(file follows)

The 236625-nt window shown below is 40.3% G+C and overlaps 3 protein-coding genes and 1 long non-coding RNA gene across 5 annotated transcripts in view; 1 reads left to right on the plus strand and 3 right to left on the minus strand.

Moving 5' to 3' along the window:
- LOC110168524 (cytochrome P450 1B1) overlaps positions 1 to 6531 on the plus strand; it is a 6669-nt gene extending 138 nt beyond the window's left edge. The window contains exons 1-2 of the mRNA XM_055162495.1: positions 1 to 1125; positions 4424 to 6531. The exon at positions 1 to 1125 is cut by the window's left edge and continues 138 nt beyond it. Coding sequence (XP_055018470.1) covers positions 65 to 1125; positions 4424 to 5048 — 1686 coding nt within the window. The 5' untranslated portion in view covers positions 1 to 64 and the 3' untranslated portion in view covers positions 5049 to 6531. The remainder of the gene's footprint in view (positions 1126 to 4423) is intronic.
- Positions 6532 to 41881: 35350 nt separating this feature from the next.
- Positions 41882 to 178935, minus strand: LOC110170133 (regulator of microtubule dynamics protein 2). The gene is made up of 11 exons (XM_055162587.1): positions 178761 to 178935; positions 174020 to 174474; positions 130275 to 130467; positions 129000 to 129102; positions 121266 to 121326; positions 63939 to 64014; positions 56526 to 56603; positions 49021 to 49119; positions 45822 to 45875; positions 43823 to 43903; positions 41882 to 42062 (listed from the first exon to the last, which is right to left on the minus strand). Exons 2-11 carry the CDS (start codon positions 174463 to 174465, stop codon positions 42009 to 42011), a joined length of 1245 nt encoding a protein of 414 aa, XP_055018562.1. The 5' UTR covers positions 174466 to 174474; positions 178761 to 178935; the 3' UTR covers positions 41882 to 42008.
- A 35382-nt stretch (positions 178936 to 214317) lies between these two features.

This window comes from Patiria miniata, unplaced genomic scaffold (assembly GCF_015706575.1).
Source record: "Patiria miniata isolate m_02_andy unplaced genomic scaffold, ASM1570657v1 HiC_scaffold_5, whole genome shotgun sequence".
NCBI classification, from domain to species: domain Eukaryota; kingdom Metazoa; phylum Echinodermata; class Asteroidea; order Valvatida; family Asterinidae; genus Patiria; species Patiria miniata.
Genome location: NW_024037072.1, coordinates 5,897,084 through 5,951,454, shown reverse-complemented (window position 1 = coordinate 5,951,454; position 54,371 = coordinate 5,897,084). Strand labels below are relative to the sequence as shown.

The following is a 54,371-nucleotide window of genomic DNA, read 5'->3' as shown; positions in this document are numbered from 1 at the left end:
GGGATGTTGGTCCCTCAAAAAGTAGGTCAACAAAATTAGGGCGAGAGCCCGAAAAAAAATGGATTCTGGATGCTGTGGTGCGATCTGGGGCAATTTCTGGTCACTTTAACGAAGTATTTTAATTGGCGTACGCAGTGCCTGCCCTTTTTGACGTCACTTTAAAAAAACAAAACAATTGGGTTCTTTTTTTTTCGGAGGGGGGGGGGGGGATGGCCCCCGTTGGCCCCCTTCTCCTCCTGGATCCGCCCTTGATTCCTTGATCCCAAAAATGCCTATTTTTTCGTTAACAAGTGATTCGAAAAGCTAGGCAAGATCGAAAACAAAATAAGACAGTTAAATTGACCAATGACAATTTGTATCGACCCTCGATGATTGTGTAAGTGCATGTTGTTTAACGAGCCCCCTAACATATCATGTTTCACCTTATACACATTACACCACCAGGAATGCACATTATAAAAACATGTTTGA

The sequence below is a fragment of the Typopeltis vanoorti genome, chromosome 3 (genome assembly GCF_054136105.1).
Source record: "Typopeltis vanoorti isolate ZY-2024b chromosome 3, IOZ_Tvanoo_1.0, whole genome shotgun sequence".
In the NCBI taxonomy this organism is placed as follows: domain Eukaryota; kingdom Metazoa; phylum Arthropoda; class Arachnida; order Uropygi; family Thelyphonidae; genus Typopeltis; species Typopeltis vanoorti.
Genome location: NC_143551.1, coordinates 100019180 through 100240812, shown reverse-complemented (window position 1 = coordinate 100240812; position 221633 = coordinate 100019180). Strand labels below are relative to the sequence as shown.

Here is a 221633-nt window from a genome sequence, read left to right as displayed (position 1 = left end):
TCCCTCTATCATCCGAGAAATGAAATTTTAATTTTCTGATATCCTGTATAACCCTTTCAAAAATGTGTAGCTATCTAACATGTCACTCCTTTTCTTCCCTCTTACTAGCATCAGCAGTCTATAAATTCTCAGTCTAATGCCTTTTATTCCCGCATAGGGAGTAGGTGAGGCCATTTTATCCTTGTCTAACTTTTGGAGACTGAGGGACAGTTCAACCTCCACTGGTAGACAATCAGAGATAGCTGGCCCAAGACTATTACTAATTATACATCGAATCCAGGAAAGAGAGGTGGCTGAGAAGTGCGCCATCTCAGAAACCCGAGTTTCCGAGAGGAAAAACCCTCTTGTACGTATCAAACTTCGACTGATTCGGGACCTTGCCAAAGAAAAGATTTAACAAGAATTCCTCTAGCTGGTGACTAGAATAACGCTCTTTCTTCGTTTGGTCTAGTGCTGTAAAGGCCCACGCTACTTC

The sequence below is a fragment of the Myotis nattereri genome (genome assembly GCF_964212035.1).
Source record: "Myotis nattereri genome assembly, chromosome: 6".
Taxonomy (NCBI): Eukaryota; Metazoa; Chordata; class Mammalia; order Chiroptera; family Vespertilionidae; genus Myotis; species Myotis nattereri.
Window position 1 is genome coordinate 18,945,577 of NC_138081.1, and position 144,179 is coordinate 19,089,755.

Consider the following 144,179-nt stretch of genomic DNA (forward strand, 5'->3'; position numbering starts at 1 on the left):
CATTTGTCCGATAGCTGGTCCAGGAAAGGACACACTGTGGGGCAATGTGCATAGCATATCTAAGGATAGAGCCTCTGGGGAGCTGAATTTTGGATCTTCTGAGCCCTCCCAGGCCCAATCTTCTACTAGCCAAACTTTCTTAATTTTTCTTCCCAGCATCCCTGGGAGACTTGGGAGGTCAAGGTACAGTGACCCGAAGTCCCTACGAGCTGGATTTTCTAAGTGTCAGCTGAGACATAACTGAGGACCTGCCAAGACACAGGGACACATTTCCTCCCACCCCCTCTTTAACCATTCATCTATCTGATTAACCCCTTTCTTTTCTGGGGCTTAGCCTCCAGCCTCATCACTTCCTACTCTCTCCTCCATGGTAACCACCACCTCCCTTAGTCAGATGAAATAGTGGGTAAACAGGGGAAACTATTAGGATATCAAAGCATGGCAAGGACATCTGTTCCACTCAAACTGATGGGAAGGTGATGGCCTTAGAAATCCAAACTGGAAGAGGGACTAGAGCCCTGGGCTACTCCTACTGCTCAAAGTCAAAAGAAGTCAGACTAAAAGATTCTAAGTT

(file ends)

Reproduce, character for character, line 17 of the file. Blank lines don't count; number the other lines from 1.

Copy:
Here is a 221633-nt window from a genome sequence, read left to right as displayed (position 1 = left end):